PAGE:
For young children, playing with toys and with other children is usually as natural as breathing. Most children prefer the company of other children to being alone. Even infants usually prefer the human voice over other sounds and choose pictures of human faces over other pictures or patterns. For children or adults with autism or similar developmental disorders, however, these same natural activities become difficult tasks they have to master. In fact, difficulty with social interaction and representational play is one of the identifying characteristics in the definition of autism (American Psychiatric Association, 1994; National Society for Autistic Children, 1977). Children with autism often respond to common toys by tasting, banging, or spinning them. They often lack the ability to pretend-play or imitate others. They may not have a sense of winning or losing, and they often seem to be indifferent or even hostile to playing with different toys or other children.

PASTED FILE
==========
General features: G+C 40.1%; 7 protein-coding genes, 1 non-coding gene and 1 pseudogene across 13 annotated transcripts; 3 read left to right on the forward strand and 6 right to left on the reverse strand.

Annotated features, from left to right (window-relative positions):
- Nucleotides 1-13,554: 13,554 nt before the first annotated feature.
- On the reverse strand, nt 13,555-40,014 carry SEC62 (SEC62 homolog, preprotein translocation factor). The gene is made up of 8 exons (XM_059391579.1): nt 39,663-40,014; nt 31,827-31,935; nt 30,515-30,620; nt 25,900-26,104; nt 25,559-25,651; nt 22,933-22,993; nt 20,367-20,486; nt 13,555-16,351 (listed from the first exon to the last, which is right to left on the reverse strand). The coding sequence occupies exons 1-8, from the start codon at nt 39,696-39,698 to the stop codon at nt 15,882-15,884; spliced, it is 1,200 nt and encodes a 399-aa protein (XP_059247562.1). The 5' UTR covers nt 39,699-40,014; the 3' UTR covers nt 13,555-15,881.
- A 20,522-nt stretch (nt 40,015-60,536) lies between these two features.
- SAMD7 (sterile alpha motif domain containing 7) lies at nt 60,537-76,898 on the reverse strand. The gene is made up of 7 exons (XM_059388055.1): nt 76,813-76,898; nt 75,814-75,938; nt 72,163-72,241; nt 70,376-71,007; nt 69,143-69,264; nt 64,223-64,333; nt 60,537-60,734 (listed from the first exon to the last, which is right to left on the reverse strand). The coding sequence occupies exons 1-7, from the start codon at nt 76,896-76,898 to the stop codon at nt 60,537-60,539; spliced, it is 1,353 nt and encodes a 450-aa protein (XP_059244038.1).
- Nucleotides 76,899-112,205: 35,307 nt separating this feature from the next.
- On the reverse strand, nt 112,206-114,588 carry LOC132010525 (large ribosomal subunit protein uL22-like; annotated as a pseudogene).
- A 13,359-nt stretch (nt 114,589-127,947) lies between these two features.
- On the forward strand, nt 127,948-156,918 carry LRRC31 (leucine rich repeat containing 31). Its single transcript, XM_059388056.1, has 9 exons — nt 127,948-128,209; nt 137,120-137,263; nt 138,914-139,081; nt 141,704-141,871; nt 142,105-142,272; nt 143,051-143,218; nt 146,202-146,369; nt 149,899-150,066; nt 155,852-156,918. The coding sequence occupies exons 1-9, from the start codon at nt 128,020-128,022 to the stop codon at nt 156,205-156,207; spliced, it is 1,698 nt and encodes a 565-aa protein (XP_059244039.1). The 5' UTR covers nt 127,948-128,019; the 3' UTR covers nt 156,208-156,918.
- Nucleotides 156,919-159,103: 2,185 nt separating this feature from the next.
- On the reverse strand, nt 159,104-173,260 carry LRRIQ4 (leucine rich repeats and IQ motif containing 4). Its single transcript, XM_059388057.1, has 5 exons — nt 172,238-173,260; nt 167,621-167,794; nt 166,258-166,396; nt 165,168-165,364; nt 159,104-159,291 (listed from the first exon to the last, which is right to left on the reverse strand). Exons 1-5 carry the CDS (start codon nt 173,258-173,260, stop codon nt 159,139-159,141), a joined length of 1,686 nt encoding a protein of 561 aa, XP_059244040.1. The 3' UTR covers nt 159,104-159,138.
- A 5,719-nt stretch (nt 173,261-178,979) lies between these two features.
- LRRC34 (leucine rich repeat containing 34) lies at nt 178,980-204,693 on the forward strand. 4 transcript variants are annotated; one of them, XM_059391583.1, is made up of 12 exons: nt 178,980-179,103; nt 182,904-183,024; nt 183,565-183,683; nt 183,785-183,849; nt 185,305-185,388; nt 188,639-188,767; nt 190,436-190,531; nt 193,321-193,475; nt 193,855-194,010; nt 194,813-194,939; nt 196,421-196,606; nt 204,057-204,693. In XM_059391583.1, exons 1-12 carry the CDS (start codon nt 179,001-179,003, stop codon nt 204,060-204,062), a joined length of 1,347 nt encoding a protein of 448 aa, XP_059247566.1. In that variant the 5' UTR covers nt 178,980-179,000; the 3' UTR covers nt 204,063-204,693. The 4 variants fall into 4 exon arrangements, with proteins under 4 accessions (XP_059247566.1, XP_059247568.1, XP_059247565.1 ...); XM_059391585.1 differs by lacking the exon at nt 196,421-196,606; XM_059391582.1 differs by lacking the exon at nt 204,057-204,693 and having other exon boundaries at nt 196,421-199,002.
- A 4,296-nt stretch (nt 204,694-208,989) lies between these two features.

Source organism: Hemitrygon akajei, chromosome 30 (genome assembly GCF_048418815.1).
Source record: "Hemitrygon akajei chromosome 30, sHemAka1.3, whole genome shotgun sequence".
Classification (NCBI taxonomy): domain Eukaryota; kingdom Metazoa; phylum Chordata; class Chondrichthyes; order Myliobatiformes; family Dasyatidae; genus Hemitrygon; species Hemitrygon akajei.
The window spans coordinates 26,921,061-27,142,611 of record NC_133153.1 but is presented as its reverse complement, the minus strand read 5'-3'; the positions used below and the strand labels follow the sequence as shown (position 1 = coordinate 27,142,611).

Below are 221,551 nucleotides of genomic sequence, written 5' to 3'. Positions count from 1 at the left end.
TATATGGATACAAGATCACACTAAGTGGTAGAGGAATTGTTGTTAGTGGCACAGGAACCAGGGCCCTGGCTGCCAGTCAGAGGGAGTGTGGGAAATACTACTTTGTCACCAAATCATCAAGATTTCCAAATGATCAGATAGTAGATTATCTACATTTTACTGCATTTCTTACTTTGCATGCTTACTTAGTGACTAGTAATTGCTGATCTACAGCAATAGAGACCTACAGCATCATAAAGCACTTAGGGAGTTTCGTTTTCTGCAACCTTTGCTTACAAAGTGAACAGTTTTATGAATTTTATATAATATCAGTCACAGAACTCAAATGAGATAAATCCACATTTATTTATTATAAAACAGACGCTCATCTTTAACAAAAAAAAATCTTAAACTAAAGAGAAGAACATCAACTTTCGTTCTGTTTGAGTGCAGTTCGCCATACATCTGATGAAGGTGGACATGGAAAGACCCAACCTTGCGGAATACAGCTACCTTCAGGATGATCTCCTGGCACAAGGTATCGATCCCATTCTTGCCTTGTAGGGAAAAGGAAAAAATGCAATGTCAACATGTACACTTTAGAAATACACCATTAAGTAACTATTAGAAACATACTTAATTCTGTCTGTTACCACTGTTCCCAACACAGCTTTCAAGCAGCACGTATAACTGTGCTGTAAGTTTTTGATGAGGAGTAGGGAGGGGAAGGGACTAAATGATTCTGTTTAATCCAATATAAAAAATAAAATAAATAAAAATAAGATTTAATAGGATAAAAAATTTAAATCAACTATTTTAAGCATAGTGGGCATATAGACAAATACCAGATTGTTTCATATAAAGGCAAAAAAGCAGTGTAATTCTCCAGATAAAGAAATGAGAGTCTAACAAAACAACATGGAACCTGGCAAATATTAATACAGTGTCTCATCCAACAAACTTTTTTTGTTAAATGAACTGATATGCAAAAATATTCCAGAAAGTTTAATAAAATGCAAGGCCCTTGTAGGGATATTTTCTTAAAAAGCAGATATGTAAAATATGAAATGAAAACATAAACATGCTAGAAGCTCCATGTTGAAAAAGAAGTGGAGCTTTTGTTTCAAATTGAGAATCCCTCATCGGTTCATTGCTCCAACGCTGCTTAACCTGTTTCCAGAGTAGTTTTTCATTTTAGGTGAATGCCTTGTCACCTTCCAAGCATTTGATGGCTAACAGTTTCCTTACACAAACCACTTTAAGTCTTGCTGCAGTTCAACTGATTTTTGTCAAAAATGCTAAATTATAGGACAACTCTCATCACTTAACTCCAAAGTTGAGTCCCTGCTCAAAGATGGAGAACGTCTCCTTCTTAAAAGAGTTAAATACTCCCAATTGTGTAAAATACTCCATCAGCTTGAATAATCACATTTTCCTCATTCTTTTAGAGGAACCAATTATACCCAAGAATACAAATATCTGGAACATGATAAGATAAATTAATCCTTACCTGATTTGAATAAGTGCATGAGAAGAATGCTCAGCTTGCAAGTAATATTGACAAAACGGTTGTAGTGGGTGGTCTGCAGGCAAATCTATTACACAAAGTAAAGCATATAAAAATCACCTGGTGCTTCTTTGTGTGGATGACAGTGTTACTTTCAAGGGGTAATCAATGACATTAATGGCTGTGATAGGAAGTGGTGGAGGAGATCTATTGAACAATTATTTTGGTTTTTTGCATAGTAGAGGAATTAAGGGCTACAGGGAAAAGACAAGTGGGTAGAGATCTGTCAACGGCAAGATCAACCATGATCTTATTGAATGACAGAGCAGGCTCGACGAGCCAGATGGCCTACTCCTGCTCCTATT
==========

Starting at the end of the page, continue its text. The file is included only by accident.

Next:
KeywordsAutistic Child Free Time Play Skill Exercise Routine Muscle Tightness
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